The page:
“Every writer I know has trouble writing.” (Joseph Heller)

And, while we’re on the topic, here are some other humerous quotations (definitions) from my Cynic’s Dictionary on writers and writing.

Writer
“Someone for whom writing is more difficult than it is for other people.” (Thomas Mann)
“Someone who can make a riddle out of an answer.” (Karl Kraus)
“Someone a little below a clown, and a little above a trained seal.” (John Steinbeck)
“A frustrated actor who recites his lines in the hidden auditorium of his skull.” (Rod Sterling)

Writing
“Busy idleness.” (Johann Wolfgang von Goethe)
“The hardest work in the world not involving heavy lifting.” (Pete Hamill)
“The only profession where no one considers you ridiculous if you earn no money.” (Jules Renard)
“The process of starting at a blank sheet of paper until drops of blood form on your forehead.” (Gene Fowler)
“Not a profession, but a vocation of unhappiness.” (Georges Simenon)

Tasty Variation!

May 25, 2011

A couple of years ago I posted a wonderful recipe for gingerbread.  Well, tonight I decided to take liberties with this recipe and altered it slightly.  Instead of using the greased and floured 9″ x 9″ pan, I used paper-lined muffin cups to create individually sized cupcakes.  Then instead of using either the Apricot-Cream Topping or the Honey-Ginger Fluff, I futher altered the recipe by whipping up a wonderful vanilla buttercream frosting into which I mixed chopped crystallized ginger.   I must say, the end result was simply delicious.

Vanilla Buttercream Frosting with Ginger
16 ounces powdered sugar
1/2 cup butter, softened (1 stick)
3 tablespoons milk
2 teaspoons vanilla
2 ounces crystallized ginger, finely chopped

Beat the sugar, butter, milk, and vanilla with an electric mixer on low speed until well blended and smooth. (If the mixture becomes too thick, you can always add a little more milk until you reach the desired consistency for spreading.) Stir in ginger. Spread on the tops of the cupcakes and enjoy!

May I See Some Identification?

May 24, 2011

Having a driver’s license or some other form of identification is essential for survival in today’s world.  We are constantly having to verify our identities.  Here’s a political cartoon by Gary Varvel (of the Indianapolis Star) that puts a humorous spin on the whole issue of having to “produce ID.”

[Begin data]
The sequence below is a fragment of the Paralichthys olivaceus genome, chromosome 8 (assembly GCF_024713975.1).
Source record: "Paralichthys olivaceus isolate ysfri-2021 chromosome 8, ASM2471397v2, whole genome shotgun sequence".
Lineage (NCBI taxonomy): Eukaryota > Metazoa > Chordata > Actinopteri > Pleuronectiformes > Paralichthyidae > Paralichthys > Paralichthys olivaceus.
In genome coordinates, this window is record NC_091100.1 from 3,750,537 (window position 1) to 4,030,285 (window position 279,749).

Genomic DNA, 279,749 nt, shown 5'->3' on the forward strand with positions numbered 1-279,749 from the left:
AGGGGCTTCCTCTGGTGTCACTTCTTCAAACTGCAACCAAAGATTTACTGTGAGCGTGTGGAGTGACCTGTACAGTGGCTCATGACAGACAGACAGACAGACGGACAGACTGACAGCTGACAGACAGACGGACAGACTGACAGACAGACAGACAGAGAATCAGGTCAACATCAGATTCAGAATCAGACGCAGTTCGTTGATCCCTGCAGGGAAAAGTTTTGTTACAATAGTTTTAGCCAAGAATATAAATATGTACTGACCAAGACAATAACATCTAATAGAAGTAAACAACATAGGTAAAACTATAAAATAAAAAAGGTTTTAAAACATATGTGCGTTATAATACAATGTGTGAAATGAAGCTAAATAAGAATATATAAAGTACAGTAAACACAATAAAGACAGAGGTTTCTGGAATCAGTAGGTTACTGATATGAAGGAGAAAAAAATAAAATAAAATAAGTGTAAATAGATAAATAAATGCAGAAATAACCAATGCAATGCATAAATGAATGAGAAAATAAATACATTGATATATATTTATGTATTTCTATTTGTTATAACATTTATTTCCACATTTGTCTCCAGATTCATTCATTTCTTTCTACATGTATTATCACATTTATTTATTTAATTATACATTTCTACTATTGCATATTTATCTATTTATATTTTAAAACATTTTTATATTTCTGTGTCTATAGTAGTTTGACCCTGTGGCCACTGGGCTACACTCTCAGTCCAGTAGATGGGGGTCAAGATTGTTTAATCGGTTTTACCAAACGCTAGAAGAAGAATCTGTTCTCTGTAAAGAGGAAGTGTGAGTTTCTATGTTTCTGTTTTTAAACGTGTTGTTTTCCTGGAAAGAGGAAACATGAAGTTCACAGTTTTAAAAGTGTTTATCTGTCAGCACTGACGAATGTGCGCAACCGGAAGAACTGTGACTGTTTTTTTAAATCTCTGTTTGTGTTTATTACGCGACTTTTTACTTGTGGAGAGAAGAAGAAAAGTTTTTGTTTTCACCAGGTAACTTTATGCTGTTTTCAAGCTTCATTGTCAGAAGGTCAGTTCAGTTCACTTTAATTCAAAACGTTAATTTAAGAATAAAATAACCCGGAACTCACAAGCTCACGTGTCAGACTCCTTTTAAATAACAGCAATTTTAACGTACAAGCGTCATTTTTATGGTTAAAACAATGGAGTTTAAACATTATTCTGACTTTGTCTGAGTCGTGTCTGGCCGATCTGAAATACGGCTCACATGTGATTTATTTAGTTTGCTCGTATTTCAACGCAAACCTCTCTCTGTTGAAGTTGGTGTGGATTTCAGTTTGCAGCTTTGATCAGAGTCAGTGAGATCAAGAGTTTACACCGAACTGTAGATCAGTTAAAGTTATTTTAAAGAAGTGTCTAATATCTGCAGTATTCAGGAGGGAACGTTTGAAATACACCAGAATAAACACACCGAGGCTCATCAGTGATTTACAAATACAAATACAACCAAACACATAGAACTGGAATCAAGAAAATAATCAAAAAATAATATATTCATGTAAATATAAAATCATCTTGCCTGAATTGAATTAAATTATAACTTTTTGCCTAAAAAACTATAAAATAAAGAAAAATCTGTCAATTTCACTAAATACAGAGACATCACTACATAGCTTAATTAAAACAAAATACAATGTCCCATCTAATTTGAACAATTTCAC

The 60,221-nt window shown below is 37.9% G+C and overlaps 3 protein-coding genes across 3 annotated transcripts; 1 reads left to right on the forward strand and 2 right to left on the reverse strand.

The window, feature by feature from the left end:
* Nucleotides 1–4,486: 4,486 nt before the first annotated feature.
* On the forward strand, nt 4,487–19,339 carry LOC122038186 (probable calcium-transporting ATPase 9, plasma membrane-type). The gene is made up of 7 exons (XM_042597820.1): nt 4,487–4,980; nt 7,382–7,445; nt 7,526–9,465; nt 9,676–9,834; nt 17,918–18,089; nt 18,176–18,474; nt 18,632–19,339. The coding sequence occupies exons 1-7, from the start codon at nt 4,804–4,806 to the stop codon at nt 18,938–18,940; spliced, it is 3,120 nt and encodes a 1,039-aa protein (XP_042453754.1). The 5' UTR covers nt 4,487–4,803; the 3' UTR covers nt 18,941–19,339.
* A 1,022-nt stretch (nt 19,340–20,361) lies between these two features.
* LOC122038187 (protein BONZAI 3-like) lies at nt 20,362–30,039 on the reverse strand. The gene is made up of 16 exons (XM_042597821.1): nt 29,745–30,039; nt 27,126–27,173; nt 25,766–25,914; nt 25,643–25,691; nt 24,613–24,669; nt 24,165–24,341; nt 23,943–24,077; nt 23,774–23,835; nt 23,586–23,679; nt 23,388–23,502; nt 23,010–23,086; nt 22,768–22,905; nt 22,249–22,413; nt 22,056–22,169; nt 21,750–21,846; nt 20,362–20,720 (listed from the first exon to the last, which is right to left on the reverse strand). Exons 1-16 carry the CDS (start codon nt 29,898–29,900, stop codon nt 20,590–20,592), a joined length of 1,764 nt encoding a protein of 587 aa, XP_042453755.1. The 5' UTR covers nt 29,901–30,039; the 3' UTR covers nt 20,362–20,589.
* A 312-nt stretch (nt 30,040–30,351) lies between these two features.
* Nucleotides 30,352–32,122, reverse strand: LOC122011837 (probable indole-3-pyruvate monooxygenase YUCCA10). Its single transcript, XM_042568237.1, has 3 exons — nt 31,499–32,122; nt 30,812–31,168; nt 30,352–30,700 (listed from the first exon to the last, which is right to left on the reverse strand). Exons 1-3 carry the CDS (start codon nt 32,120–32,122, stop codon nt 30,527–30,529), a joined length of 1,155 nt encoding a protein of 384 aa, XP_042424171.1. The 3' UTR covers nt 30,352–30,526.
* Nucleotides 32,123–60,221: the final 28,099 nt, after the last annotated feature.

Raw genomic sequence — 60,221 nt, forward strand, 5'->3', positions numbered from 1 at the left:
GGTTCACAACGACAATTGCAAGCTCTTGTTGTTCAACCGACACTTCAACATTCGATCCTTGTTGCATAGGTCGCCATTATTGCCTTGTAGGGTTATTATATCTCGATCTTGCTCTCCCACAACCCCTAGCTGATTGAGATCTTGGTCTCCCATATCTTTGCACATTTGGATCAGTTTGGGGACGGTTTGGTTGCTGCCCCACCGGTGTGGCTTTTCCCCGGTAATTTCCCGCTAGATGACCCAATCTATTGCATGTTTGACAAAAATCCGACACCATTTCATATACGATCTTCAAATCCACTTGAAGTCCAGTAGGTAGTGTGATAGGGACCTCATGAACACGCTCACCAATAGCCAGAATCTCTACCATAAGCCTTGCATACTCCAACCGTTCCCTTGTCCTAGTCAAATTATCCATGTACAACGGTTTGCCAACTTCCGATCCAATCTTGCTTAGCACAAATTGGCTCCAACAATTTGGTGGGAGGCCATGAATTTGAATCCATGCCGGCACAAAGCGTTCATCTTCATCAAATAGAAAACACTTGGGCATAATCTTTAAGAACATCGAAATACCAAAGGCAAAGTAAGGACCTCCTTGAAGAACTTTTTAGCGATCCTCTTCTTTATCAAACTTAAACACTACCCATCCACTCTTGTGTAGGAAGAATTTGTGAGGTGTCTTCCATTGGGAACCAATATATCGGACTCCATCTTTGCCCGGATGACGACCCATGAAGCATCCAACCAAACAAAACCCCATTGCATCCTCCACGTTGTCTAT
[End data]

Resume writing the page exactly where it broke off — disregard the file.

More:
Marvel-ous Monday!

May 23, 2011

An engineering marvel, indeed!  For the next several weeks (on Monday), I will be highlighting a different engin-eering or archi-tectural “marvel.”  An excellent way to start the week (in my humble opinion).  This week, the Henderson Waves.  At 12 stories high, Henderson Waves is the tallest pedestrian bridge in Singapore. It snakes across Henderson Road, connecting Mount Faber Park and Telok Blangah Hill Park. The bridge, which opened in 2008, is made of seven undulating curved steel ribs that alternately rise over and under its deck. The curved ribs form alcoves that function as shelters with seats within.   This pedestrian bridge is part of the Southern Ridges, a 9-kilometre (5.6 mi) trail that connects parks along the southern ridge of Singapore.

Distance: 0.3 km
Difficulty level: easy
Walking Time: 5 mins

Be Gentle!

May 22, 2011

The following word comes from the Latin mansuetus, which means tamed or made gentle.  And, while not entirely obsolete, this word is rare (it is listed as archaic in most dictionaries) and its use would be strictly literary.

mansuetude

\MAN-swi-tood\, noun;

1. Mildness; gentleness.